Wednesday, May 26, 2010

Equipment - Bokken, or HED Jet 6-9 Wheels

So, the final installment of the series. I had to delay it while I tested the subject matter to just two more tests, but it's all good - I can post now.

In review, I've gone over the Katana, the actual fighting swords. In my world they're my racing wheels for almost all conditions. Only unusual or training races would see me on other wheels.

Next, the much shorter Tanto, which, for me, represent non-fighting swords, used for emergency or difficult conditions, stuff like extreme wind, debris, dirty roads, stuff like that. The trainer could be one such condition since the rear wheel will likely end up used mainly on the trainer.

Finally we get to the "bokken", or wooden practice swords - that's what this installment is going to cover. In the HED world they'd be called the Jet 6 + Jet 9. In my world they're my aero training wheels, used as a substitute for the lighter, more agile katana. I like to call them bokken because the rim profile heights reflect the 60 cm and 90 cm standard bokken sword lengths perfectly, with the wheels measuring in at 60 and 90 mm for the Jet 6 and Jet 9 respectively.

60 mm to the right, 90 mm to the left.

When I first rode the wheels, I noticed a couple things immediately.

First, they're heavy. Compared to the Bastognes, they add about 120 grams up front, 200 grams at the rear, but it's all at the rim. These wheels don't like to accelerate quickly, at least not as quickly as the Bastognes, definitely not like the Stinger 6s.

Second, partially because they're heavy and partially because they're so frickin' aero, when I'm sitting in a paceline on a flat or slight downhill road, I feel like I have an electric motor on the bike. The bike wants to go, and I have to rein it in.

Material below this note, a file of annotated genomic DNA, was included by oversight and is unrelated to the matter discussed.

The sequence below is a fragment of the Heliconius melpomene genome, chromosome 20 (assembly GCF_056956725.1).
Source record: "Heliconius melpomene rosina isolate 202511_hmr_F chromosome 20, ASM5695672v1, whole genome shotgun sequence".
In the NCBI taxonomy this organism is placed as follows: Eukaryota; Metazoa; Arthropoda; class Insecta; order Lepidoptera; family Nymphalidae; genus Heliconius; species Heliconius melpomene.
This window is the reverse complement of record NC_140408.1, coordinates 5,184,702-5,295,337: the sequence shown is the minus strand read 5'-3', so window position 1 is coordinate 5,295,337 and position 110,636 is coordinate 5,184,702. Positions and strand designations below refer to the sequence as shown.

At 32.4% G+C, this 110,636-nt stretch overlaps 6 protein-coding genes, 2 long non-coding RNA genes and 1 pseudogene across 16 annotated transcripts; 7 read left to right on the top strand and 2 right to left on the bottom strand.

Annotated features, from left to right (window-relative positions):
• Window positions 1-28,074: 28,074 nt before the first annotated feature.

These wheels are fast.

They just want to motor on all day. Not the best match for a jumpy rider like me, but a good one for a time trialing machine.

I have yet to do some more objective testing, but those are my two biggest "take aways" from my first rides on the wheels.

The Jet 6 in front, the Jet 9 in the rear.

You can see the drain holes in the fairing. These help keep the wheels drier than waterlogged - some older aero wheels could hold a few ounces of water in the rim.

Note also the aluminum brake track - they stop just like a normal aluminum wheel. They've been very good, smooth, no oil spots or anything. Very nice.

You should know that these wheels are essentially aluminum, not-very-tall-rim wheels with a carbon fairing. Therefore they will ride like aluminum wheels with a low spoke count and a not-very-tall rim. They are not like a structural carbon wheel, where the rim really is 60 or 90 mm tall. I don't know the rim height, but I'm guessing it's in the 30 mm range. The fairing is a false front.

Jet 9, by itself.

Huge area for logo. I left them on, being a logo kind of guy. If you're not a logo kind of person you can remove them pretty easily. In fact one corner of one of the labels started to peel without any prompting. For stealth riders this is a nice touch.

Find the valve hole. No, I didn't remove the logos, it just happens there isn't one in this area.

With no valve, and a valve too short when I actually mounted up the tire, I had a bit of trouble finding the valve on the Jet 9. A Carpe Diem Racing sticker took care of that.

See how the spokes enter the side of the carbon, and each spoke goes through a large-ish hole? This indicates the carbon is simply a fairing, not a structural part of the wheel. If you squeeze it you'll realize it right away - the carbon is only a little stiffer than an inflated party balloon. The carbon is there simply to guide air around the rim and tire.

Wheel fairings are legal for USAC so this isn't a problem for racing.

The Jet 9 is tall. Both wheels have the same 80 mm size valves, yet the Jet 9 requires an extension. Note sticker on the Jet 9 marking valve location.

It's a bit stunning, how tall the Jet 9 really is. I bought a couple 80 mm valves for the wheels. On the Jet 9 I can barely close the presta nub of the 80 mm valve with my fingers. On the Jet 6 it sticks up way too far.

No bulge - Jet 6. Okay, a hint of one.

One thing I found kind of interesting - no huge bulges out from the sidewall. I was kind of disappointed, to be honest. I thought, after seeing the wicked wide bulges of the Stinger 6s, that the Jet 6 and Jet 9 would be similarly enhanced. No such luck. Although tall, and wide (due to the wider rim), the sides don't bulge out significantly.
No bulge, Jet 9. You can tell it's the 9 because it's the rear wheel.

The rim "peaks" (i.e. where the spokes enter the fairing) are kind of flattened out. This helps the air move sideways over them - someone told me a long time ago that this flow really helps stabilize a wheel in a crosswind. Sharp edges catch more wind.